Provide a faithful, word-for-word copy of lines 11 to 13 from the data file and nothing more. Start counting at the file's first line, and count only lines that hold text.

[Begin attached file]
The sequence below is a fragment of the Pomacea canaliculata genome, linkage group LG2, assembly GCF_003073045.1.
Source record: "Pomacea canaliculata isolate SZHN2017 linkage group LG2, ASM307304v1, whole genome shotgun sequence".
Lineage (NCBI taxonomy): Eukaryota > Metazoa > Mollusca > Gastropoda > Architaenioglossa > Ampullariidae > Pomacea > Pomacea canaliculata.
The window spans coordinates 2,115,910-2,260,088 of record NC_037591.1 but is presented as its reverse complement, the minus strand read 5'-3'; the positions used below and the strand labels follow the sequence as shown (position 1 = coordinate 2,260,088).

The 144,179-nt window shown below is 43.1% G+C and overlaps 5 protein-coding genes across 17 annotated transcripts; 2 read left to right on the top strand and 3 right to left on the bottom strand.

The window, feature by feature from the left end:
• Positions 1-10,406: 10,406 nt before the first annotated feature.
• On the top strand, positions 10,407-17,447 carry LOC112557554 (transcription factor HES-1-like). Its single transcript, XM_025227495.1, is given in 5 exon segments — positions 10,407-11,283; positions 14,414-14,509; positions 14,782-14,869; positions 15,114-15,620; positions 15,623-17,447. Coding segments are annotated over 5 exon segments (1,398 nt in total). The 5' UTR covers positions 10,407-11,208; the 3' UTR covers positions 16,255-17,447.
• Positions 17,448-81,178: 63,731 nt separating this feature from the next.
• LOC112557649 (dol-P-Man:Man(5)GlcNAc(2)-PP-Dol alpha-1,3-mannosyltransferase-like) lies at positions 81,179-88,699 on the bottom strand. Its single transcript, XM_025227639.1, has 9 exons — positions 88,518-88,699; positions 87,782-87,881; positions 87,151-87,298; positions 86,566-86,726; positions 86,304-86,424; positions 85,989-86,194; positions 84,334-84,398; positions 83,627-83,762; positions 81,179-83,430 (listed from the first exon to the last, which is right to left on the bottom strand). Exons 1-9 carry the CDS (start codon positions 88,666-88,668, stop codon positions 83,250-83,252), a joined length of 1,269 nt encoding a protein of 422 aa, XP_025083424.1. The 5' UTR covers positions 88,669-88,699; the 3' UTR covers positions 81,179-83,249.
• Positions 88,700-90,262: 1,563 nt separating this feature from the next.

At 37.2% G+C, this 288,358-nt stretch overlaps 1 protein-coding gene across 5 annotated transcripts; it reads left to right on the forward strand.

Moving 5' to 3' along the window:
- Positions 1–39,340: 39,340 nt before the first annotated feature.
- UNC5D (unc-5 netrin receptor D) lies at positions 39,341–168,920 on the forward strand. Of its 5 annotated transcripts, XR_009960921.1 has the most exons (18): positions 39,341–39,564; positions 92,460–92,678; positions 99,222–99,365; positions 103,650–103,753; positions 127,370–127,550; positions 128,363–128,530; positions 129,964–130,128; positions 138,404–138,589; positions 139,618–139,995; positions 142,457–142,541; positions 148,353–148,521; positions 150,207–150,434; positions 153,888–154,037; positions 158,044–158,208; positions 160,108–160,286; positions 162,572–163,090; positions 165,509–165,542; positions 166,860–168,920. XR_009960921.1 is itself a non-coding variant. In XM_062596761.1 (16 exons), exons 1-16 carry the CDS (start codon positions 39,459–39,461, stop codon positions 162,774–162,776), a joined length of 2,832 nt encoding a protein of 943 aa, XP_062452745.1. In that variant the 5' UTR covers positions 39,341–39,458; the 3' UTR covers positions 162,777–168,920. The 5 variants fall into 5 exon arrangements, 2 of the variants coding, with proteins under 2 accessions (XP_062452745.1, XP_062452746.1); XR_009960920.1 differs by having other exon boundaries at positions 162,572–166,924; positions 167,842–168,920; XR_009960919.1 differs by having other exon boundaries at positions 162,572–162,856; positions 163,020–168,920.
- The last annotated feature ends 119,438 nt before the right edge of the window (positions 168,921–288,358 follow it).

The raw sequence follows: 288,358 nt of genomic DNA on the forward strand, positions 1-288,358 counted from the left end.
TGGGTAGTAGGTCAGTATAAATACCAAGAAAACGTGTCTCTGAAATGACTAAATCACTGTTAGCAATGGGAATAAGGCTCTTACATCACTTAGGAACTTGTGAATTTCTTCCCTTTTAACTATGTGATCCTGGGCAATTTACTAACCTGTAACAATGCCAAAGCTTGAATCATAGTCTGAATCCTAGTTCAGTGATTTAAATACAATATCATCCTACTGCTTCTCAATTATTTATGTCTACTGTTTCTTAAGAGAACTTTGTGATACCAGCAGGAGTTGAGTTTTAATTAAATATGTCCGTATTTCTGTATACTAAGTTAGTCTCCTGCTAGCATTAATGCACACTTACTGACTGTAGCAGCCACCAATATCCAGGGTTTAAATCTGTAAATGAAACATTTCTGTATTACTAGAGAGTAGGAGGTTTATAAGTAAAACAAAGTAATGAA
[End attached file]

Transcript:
• Positions 88,700-90,262: 1,563 nt separating this feature from the next.

At 37.2% G+C, this 288,358-nt stretch overlaps 1 protein-coding gene across 5 annotated transcripts; it reads left to right on the forward strand.

Moving 5' to 3' along the window: